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Reed finds simple formula for pitching success

Reed finds simple formula for pitching success

Reed finds simple formula for pitching success
CHICAGO -- Addison Reed has employed an extremely basic formula in recording seven scoreless appearances to start the 2012 season -- make good pitches.

"The main thing is just to hit your spots," said the rookie when asked Wednesday what he learned in the first two weeks since breaking camp with the White Sox. "I feel like if you can hit your spots the majority of the time, you have a better chance of being successful.

"It's when you leave the pitches over the middle of the plate or throw it high is when they'll hit it. It's kind of having consistency with all of your pitches, not just your fastball, but the changeup, slider, cutter, whatever you throw. Just keeping it down and consistently hitting the corners and trying not to leave things up."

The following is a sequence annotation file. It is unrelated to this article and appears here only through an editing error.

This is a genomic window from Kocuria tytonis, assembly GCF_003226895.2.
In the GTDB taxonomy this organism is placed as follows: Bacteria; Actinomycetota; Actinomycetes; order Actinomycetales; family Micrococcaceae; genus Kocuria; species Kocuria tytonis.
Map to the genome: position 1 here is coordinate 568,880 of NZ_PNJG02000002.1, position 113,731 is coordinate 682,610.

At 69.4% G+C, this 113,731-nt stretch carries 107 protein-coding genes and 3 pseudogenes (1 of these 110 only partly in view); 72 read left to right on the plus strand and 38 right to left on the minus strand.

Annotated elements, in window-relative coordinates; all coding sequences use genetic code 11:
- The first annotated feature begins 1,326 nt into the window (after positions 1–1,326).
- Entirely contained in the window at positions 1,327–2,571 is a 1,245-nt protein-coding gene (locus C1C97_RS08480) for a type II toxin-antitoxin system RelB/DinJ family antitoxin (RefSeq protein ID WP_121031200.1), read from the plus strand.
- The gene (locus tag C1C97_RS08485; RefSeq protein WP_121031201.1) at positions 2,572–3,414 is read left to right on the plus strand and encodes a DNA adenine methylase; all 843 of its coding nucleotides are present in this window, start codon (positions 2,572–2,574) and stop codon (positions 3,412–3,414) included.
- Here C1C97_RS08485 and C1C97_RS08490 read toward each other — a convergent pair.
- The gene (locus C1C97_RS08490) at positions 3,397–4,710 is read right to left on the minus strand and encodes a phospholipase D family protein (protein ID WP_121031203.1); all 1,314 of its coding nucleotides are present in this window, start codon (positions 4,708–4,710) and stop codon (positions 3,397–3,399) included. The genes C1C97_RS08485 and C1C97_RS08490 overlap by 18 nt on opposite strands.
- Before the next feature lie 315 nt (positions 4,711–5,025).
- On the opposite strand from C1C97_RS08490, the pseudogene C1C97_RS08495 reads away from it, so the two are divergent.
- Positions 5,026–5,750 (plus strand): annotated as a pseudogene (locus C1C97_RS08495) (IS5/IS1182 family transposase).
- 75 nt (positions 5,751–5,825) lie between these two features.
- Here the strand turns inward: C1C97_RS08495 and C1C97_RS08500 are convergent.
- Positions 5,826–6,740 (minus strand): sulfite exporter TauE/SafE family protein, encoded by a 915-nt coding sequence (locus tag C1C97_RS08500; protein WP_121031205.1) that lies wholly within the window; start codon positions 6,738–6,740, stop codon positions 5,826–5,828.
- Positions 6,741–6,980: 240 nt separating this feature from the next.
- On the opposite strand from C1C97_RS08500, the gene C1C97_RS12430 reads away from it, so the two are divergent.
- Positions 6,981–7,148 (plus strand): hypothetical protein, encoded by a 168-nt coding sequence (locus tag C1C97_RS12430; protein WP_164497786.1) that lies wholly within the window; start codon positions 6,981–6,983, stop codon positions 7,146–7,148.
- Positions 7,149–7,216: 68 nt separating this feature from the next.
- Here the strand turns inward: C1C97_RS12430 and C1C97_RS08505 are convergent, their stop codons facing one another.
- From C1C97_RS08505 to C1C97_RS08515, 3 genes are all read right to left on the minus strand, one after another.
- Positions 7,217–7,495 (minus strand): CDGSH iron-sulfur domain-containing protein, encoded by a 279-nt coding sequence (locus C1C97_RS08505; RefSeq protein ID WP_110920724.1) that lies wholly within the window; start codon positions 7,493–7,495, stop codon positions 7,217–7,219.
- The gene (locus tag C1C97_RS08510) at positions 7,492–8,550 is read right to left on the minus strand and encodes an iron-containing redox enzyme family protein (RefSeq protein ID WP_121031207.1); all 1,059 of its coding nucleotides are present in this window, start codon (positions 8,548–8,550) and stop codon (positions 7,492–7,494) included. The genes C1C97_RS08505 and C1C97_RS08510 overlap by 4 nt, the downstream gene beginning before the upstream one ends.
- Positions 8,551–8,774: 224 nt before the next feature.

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Sounds simple, right? But as the top White Sox prospect and a right-hander with overwhelming stuff, he could get away with a few mistakes at the Minor League level. Through last September's callup and this April, Reed has found out what happens to mistakes in the big leagues.

"They will hit it a long way," said a smiling Reed, who has limited right-handed hitters to two hits in 13 at-bats. "They'll let you know it's a mistake.

"Sometimes they will even hit the good pitches. Everyone up here can hit. There are no weak spots in any lineup. But for the most part, if you hit your spots and keep your ball down low, you have a better chance of being successful."

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